Castleman's disease (CD) is a benign lymphoproliferative disease, which, usually, shows hypermetabolism on 18 F-FDG PET/CT [Figure 2]. Multicentric form of CD can present with multiple lymph nodes with 18 F-FDG avidity on whole body PET/CT and can mimic lymphoma. [9] The confirmative diagnosis is made by pathologic examination. Currently, multicentricity of the disease is the most significant prognostic factor in CD. [10] Patients with unicentric CD, which is more common, can be cured with a good prognosis, [11] whereas multicentric CD is more aggressive and demonstrates poorer clinical course with potential for malignant transformation. [11] 18 F-FDG uptake has been found to have a significant correlation with multicentricity and presence of clinical manifestations. [12] For the diagnosis of CD lesions, 18 F-FDG PET/CT is more sensitive than contrast-enhanced CT, [13] as lymph nodes without significant enlargement may be missed on CT. 18 F-FDG uptake on PET/CT can be a surrogate imaging marker for severity or prognosis of CD. 18 F-FDG PET/CT has a useful role in the management of HIV-associated CD in selecting appropriate sites for biopsy and in staging and monitoring disease. [13]
Figure 2: (a-c) An 18-year-old male with Castleman's disease. Maximum intensity projection positron emission tomography (PET) image (a) revealed multiple enlarged 18F-2-fluoro-2-deoxy-glucose avid cervical, axillary, mediastinal, retroperitoneal and inguinal lymph nodes (arrows). Transaxial PET/computed tomography images demonstrating splenic (b, arrowhead) and bone marrow (c, broken arrow) involvement

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Sarcoidosis

Sarcoidosis is multisystem granulomatous disease characterized by the formation of non caseating granuloma in the affected tissues. [14] Yet to have a definitively proven causative agent, the disease is characterized by various patterns of presentation. The disease primarily affects the pulmonary and lymphatic systems and hence a patient of sarcoidosis presenting with generalized lymphadenopathy is not uncommon. Extra-pulmonary manifestations can be seen in up to 50% of patients, [15] with many presenting with mediastinal/intra-thoracic lymphadenopathy. Though hilar/mediastinal lymph nodes are mainly involved, involvement of other groups of lymph nodes (such as the abdominal, pelvic and inguinal lymph nodes) as well as spleen is not uncommon, especially after antineoplastic therapy for any concurrent cancers.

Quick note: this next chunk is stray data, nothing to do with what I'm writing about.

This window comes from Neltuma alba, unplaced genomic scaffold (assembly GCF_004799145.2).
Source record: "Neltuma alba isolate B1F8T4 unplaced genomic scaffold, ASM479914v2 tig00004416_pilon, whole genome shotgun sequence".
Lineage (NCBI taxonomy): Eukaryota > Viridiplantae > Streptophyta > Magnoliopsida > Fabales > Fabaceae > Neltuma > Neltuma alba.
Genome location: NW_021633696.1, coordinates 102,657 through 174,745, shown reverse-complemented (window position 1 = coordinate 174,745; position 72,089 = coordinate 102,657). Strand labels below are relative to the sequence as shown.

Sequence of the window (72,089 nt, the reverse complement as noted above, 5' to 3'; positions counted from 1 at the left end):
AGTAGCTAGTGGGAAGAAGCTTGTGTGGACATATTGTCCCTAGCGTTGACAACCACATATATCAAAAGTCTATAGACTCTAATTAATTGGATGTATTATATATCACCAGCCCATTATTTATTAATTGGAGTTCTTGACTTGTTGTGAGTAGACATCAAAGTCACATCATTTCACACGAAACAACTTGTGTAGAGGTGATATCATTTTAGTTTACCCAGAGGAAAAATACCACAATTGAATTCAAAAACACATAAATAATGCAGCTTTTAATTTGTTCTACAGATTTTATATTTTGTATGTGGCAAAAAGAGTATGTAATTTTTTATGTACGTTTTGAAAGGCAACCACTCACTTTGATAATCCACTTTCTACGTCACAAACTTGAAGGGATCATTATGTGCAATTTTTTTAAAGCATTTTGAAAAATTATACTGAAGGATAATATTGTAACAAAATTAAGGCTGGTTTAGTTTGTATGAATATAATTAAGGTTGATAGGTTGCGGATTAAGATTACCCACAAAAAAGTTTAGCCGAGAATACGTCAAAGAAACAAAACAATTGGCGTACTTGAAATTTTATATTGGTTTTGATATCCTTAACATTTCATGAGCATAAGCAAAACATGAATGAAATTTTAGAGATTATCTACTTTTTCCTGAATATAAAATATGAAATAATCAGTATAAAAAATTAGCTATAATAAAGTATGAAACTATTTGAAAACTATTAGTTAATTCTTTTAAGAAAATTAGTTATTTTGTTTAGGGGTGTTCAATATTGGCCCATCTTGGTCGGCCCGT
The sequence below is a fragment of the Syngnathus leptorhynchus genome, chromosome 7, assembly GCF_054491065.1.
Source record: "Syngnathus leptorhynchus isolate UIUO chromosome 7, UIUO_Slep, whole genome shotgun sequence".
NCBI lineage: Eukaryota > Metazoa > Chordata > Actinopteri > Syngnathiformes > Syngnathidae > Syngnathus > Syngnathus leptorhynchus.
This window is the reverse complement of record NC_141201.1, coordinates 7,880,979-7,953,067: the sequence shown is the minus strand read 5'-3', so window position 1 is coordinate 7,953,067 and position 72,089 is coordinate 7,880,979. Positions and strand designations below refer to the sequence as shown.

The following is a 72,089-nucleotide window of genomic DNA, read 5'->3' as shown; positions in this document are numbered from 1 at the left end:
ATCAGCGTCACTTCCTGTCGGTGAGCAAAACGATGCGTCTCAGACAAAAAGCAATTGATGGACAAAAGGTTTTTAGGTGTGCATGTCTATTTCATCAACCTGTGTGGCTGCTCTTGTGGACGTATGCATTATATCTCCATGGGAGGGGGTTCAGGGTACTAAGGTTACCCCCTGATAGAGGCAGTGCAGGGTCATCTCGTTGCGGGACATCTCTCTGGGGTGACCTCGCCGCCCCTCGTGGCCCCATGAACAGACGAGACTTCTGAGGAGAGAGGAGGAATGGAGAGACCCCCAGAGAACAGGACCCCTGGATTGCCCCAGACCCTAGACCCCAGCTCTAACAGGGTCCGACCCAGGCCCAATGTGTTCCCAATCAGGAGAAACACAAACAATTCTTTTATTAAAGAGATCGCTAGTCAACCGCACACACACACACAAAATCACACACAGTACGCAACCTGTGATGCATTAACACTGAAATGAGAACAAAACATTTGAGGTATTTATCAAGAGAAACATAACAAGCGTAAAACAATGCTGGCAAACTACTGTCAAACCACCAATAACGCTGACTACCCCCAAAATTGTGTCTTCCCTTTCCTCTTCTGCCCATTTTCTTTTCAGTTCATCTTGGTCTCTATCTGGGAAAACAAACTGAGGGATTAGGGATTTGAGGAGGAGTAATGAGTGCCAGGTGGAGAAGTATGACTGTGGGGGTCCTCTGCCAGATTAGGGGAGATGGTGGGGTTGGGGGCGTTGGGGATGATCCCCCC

18 F-2-fluoro-2-deoxy-glucose-positron emission tomography/computed tomography can play a significant role in the diagnosis and management of sarcoidosis. It can improve the accuracy for diagnosis of extra-pulmonary involvement, specify the respective contributions of active and fibrotic components of lesions, guide the selection of the biopsy site, provide prognostic information and guide therapeutic management, [15] The lymph nodal involvement in sarcoidosis on 18 F-FDG PET/CT is invariably symmetrical. Predominant involvement of mediastinal lymph nodes with high 18 F-FDG avidity (typically called the "lambda sign") can provide a diagnostic clue [Figure 3]. Furthermore, a study by Aide et al. [16] suggested that in cases of their coincidence, an early 18 F-FDG PET/CT can be helpful in differentiating sarcoidosis from cancer recurrences through a trial of systemic corticosteroids to which patients of sarcoidosis respond well.